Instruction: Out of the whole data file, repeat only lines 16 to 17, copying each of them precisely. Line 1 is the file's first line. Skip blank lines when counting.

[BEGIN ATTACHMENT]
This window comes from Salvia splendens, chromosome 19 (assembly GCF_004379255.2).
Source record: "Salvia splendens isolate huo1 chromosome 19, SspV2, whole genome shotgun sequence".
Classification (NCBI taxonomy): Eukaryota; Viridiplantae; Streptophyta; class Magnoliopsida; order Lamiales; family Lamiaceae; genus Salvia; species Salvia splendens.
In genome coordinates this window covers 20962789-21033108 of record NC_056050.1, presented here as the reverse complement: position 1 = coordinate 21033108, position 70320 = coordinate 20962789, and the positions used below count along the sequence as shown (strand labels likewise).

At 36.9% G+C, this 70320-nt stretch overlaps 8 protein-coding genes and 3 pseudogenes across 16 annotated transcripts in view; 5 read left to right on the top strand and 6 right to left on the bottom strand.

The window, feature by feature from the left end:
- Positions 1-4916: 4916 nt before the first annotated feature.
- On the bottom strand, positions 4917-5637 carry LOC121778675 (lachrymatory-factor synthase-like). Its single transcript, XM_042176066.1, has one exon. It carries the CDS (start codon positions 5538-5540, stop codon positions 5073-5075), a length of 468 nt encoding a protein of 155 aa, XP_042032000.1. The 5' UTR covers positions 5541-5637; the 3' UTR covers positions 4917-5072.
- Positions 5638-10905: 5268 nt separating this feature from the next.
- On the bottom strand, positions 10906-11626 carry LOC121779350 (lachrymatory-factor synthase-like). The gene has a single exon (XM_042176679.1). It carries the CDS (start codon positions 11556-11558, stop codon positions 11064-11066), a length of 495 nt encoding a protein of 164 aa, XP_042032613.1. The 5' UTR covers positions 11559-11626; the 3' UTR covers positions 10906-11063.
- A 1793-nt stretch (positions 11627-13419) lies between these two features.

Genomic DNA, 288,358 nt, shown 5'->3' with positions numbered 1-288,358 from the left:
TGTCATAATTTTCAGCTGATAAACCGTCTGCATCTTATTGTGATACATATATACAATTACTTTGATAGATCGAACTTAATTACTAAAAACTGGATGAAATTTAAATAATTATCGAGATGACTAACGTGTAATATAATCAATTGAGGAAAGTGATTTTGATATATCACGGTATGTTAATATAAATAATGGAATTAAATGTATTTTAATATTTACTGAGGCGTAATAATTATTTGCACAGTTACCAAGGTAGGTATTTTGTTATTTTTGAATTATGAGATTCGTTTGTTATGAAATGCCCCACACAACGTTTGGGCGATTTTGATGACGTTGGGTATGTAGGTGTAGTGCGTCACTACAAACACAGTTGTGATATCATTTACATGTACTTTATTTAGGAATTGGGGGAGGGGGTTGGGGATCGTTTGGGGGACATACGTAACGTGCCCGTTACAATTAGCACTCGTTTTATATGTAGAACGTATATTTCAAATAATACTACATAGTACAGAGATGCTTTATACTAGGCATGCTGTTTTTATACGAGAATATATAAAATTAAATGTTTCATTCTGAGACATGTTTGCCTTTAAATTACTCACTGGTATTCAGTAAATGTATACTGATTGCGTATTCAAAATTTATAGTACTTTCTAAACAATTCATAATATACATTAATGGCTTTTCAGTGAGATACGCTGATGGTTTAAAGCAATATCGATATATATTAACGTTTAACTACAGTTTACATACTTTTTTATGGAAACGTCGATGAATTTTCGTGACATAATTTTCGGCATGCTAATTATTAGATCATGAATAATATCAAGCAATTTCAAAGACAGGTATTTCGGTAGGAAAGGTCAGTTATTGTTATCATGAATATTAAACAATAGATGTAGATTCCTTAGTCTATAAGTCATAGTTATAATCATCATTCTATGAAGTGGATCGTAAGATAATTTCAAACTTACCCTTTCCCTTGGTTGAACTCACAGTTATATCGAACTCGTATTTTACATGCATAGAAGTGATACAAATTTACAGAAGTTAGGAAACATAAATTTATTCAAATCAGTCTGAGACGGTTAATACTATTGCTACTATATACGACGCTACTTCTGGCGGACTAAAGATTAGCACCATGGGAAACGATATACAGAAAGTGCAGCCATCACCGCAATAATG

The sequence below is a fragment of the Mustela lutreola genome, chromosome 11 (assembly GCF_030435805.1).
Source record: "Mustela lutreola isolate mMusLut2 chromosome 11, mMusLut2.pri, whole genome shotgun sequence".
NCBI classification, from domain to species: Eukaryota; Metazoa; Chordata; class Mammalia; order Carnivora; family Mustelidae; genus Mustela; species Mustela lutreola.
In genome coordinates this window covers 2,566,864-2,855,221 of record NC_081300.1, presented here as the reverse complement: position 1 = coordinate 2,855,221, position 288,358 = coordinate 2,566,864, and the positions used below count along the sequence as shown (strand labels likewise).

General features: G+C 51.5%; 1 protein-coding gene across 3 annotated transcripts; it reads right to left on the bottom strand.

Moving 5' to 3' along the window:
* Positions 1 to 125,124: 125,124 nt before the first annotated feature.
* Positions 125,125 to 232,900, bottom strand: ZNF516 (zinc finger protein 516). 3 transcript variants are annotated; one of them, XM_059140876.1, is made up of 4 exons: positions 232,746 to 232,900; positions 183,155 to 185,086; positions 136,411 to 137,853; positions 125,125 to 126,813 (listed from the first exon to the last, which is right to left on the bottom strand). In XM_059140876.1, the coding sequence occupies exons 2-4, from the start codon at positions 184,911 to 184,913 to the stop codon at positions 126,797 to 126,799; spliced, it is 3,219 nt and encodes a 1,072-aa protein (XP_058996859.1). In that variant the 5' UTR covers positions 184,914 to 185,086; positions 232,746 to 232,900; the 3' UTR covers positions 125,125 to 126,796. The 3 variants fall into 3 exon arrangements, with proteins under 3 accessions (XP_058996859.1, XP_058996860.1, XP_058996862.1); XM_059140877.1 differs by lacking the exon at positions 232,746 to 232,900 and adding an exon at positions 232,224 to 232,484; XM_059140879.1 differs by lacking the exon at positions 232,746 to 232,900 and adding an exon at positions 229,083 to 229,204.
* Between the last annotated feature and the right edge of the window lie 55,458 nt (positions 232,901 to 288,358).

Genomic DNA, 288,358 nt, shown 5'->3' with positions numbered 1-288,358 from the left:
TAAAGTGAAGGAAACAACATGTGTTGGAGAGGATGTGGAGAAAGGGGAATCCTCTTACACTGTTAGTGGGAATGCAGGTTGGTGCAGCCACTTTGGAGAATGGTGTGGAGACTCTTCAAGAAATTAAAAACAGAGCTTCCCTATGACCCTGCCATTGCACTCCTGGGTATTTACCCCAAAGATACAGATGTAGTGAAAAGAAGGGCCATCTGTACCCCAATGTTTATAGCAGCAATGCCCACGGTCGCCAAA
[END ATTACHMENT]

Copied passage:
NCBI classification, from domain to species: Eukaryota; Metazoa; Chordata; class Mammalia; order Carnivora; family Mustelidae; genus Mustela; species Mustela lutreola.
In genome coordinates this window covers 2,566,864-2,855,221 of record NC_081300.1, presented here as the reverse complement: position 1 = coordinate 2,855,221, position 288,358 = coordinate 2,566,864, and the positions used below count along the sequence as shown (strand labels likewise).